There are those who beleive these are problems which are being manufactured by the government to make people believe that the public health system is unsustainable so that they will support privatized health care. “If the government got rid of premiums and passed the cost onto the public via tax increases, we wouldn’t have this problem,” they say. If the government had been collecting the oil royalties it should have, it wouldn’t have to keep cutting back on vital services like health care and education. If the government had been telling us the truth about how economically stable our oil industry is, we wouldn’t be in the biggest deficit the province has ever seen right now and cutting back on health care.
The problem with this line of thinking is that it has a tone of hypocricy within when it mentions “healthcare isn’t free,” and that “someone has to pay for it.” Indeed, nothing is free and someone does have to pay for it, but research, history, and emperical evidence overwhelmingly show that anything the government runs almost always turns to dust because of inefficiency and corruption just because it has a monopoly of whatever industry it touches (in this case, healthcare).
It is a fact that many people in Canada have died because of their poorly run state healthcare system. Some of them mind you, have been able to receive the care they needed by going to the US. We should be asking ourselves why this is the case.
Barbara Wagner from Oregon was denied a life-saving drug by their state-run healthcare system but was offered a drug for assisted suicide. In 2006, Rose Lundy of Calgary miscarried in a crowded ER room as they didn’t have the room or the staff to help her. In 2002, unidentified woman dies in waiting room in a Victoria hospital. Extremely important links: first, second, and third.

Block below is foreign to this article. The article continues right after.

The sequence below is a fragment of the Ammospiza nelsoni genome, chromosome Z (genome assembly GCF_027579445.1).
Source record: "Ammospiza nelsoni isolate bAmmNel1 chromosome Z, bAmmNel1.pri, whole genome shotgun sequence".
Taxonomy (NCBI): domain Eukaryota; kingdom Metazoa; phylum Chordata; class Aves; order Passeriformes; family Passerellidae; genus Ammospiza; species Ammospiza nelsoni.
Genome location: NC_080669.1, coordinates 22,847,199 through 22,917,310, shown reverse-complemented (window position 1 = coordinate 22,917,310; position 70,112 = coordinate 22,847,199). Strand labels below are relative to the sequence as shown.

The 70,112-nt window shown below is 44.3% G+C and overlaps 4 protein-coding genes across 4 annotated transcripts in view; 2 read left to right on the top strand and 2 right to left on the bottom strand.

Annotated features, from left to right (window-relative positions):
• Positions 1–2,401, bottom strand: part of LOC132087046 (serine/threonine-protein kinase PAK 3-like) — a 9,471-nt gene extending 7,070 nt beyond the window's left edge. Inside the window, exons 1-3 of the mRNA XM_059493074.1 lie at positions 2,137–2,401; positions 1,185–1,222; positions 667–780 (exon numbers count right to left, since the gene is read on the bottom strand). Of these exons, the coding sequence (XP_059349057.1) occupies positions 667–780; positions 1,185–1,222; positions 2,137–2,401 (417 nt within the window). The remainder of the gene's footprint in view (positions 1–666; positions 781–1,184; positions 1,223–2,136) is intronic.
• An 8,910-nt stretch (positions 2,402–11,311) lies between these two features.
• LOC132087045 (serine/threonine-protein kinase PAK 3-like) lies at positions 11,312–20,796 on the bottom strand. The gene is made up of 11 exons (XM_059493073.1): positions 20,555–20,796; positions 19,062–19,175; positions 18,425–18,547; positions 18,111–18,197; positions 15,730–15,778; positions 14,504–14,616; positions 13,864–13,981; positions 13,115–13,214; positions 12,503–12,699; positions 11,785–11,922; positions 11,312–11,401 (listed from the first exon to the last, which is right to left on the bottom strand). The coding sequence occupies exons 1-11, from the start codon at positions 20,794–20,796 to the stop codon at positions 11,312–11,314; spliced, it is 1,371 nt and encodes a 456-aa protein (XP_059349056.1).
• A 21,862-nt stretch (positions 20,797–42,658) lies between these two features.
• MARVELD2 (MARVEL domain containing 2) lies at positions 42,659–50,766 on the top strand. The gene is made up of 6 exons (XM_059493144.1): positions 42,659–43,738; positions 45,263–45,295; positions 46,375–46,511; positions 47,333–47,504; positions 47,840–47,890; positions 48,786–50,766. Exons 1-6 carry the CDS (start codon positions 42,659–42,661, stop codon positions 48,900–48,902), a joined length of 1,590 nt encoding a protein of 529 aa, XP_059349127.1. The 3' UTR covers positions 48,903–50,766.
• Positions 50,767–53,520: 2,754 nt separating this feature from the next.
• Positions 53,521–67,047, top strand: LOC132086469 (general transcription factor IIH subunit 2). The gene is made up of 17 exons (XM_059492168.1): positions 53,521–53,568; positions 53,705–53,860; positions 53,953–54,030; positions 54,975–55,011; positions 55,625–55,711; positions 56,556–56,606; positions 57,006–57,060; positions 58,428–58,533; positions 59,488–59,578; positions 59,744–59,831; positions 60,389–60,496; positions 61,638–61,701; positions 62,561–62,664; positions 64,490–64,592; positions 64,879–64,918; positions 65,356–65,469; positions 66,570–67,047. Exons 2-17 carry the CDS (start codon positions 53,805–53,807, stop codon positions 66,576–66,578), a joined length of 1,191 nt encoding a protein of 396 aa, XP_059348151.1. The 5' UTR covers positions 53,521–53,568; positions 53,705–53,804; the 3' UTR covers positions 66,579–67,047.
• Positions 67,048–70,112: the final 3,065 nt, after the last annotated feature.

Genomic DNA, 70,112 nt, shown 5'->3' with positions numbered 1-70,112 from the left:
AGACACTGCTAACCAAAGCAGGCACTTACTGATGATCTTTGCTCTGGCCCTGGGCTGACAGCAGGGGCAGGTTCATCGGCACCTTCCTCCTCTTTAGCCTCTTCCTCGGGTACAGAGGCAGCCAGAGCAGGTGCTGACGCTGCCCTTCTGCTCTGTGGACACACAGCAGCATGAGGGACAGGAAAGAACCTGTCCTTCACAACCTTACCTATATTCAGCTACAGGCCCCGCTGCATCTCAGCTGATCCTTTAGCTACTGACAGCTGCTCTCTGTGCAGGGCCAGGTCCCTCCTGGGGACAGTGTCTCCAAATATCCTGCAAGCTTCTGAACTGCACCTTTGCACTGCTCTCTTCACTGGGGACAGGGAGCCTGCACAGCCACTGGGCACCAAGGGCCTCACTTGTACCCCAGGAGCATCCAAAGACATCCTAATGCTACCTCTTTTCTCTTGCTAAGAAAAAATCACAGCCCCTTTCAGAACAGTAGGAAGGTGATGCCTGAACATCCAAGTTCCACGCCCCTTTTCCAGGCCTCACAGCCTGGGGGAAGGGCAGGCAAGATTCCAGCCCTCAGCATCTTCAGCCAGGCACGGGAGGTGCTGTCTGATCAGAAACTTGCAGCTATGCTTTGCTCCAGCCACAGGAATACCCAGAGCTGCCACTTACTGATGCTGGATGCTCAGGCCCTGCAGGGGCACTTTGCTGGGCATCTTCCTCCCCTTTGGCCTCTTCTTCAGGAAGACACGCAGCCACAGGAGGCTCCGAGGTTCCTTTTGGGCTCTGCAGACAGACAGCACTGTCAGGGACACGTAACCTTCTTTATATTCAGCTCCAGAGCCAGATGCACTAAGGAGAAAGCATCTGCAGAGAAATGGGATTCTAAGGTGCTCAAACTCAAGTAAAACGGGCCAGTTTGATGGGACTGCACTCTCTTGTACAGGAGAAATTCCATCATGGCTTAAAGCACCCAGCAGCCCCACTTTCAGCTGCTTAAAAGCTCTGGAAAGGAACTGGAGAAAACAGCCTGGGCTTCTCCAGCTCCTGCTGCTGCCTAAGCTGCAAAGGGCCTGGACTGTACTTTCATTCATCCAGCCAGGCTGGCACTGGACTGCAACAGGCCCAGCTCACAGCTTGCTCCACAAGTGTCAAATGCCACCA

Healthcare is not a right
If the taxes universally collected were not wasted, and efficiently went to the cost of healthcare for everyone, that would boost productivity. If not, the tax will disappear into a Vast Black Hole, which yes, American governments are damn good at doing. Also, if Americans stop sending their military out everywhere to kill people for nothing but the wishes of the elite (oil, economic control through debt-slavery with the IMF, and so on) then they can have money for survival (healthcare, infrastructure & emergency responses like Hurricane Katrina, California wildfires, that kind of thing).
The problem here is that socialism is ‘communism lite’ in that it adheres to the same ideology. It says the state is better at deciding for the individual than the individual him/her self. Look, every single communist country had to create the governing system from the one in existence at the time. Every single one. And, every single one started with the same program of state control over this facet and that area. One by one the various areas of control fall to the governing body until such time that they amass enough control over the citizens lives that they no longer require permission to perform any thing they desire.
The responsible ideology is to contend that people themselves are more than capable of performing tasks like medical care and treatment themselves without the control of the government. Of course the truly indigent are another matter, but like all other forms of social assistance, government handouts, and “social safety nets” in most Western countries, we know that that far more people are included as those who ‘cannot’ take of themselves when the truth is they ‘will not’ take care of themselves. Indeed, in Canada it is conservative estimate that as much as 20 per cent of the population is on some form of disability payment system.